Ingrown toenails are a common condition in which the corner or side of a toenail grows into the soft flesh. Ingrown toenails are set on this path by continued trauma, impacts or irritation to the toe. Once buried, the toenail will continue to plow its way through skin. The toenail will not correct itself, leading to inflammation causing severe discomfort, and eventually, infection. Caught early, ingrown toenails can be treated at home, but once inflammation sets in, seeking a doctor is paramount. The best way to treat an ingrown toenail is prevention.
Poor Fitting Shoes
Ingrown toenails can be extremely painful. If you begin to experience them more often, you should look closely at the shoes you wear. Are they too tight? Too loose? Do they pinch or cramp your toes? If the answer to any of these questions is yes, your shoes may be the culprit.
Poorly fit shoes can also restrict blood flow and prevent the toes from moving naturally. Always buy shoes that fit snugly without any gaps at the heel or along the sides. Loose fitting shoes that are either stretched out or just too big will often slip and slide while you walk. This provides little to no stability to the arch of your foot or the curves of your toes.
When the shoe is allowed to slide, your toes are often shoved towards the front. This type of repeated contact can lead to irritation of the toes and toenails. Over time, an ingrown toenail can develop. Shoes that are too tight cause constant irritation that inflame the foot and open opportunities for bacteria to set in.
It’s much easier and less painful to replace a pair of shoes than deal with an ingrown toenail or other potential foot problem.
The Best Fitting Shoe
Always make sure your shoes fit comfortably without pinching or cramping your toes. Your feet should be able to move comfortably within the shoes without your toes bumping against the front, or your heel being pressed into the back.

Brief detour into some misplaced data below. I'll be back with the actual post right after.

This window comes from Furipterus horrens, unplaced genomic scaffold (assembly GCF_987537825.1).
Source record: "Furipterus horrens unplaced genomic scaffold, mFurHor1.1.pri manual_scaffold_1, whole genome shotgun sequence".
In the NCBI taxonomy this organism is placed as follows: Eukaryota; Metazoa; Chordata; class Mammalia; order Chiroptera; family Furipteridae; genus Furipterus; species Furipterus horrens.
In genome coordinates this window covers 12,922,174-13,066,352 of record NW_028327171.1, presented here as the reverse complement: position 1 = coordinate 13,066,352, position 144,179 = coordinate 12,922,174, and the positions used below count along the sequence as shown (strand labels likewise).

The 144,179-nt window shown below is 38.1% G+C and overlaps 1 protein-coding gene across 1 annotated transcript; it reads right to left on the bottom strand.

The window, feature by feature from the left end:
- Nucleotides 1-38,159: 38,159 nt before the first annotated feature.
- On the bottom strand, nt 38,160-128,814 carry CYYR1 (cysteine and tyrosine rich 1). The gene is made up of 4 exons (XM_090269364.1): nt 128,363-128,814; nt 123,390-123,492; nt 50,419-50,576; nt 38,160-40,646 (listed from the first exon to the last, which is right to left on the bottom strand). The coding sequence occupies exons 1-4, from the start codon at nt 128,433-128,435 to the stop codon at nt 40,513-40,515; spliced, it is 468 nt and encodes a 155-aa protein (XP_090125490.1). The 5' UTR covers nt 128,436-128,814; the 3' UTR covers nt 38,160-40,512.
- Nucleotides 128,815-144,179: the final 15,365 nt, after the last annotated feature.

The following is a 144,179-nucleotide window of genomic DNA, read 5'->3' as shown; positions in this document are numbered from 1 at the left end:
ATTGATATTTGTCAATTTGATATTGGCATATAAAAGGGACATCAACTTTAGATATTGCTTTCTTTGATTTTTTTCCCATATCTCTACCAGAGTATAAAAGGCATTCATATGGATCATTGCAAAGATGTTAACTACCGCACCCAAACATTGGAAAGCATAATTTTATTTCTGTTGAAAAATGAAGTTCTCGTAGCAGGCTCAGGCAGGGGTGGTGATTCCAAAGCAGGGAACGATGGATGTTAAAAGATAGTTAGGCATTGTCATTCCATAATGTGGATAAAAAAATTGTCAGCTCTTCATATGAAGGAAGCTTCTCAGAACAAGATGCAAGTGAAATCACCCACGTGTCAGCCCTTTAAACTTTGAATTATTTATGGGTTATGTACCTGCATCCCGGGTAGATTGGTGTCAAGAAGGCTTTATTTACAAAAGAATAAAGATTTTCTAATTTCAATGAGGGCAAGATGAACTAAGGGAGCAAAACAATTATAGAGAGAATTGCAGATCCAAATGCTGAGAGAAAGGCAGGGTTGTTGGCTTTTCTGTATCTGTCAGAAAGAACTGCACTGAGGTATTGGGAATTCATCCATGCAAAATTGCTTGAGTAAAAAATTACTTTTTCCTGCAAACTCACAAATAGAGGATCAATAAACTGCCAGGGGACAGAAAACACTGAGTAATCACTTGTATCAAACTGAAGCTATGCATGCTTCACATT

Walk a few steps and re-adjust your laces if necessary. This takes the pressure off of the top of your foot, and helps to maintain proper arch support.
Home Treatment For Ingrown Toenails
It is not recommended to put any foreign object under your toenail such as cotton swabs or dental floss. If you have an ingrown toenail, there are several things you can do to keep it from getting worse.
- Soaking your feet with a mixture of warm water and Epsom salt can alleviate inflammation and help your toenail grow more naturally. Soak 3-5 times a week for 30 minutes.
- Trim nails properly. That is, trim them straight across, not too short, and file down sharp or ragged edges.
- Don’t play surgeon! You could cause an infection and make things worse.
When to Seek Medical Assistance
Left untreated or undetected, an ingrown toenail can infect the underlying bone and lead to a serious bone infection. Redness, swelling and warm to the touch are all signs that it is time to seek a doctor.
If you have an ingrown toenail that needs attention, the physicians at San Antonio Podiatry can help. We have years of experience diagnosing and treating not only ingrown toenails, but plantar fasciitis, bunions, and much more. Check out our locations to find an office near you. Book an appointment online with one of our podiatrists, or call 210-405-7672.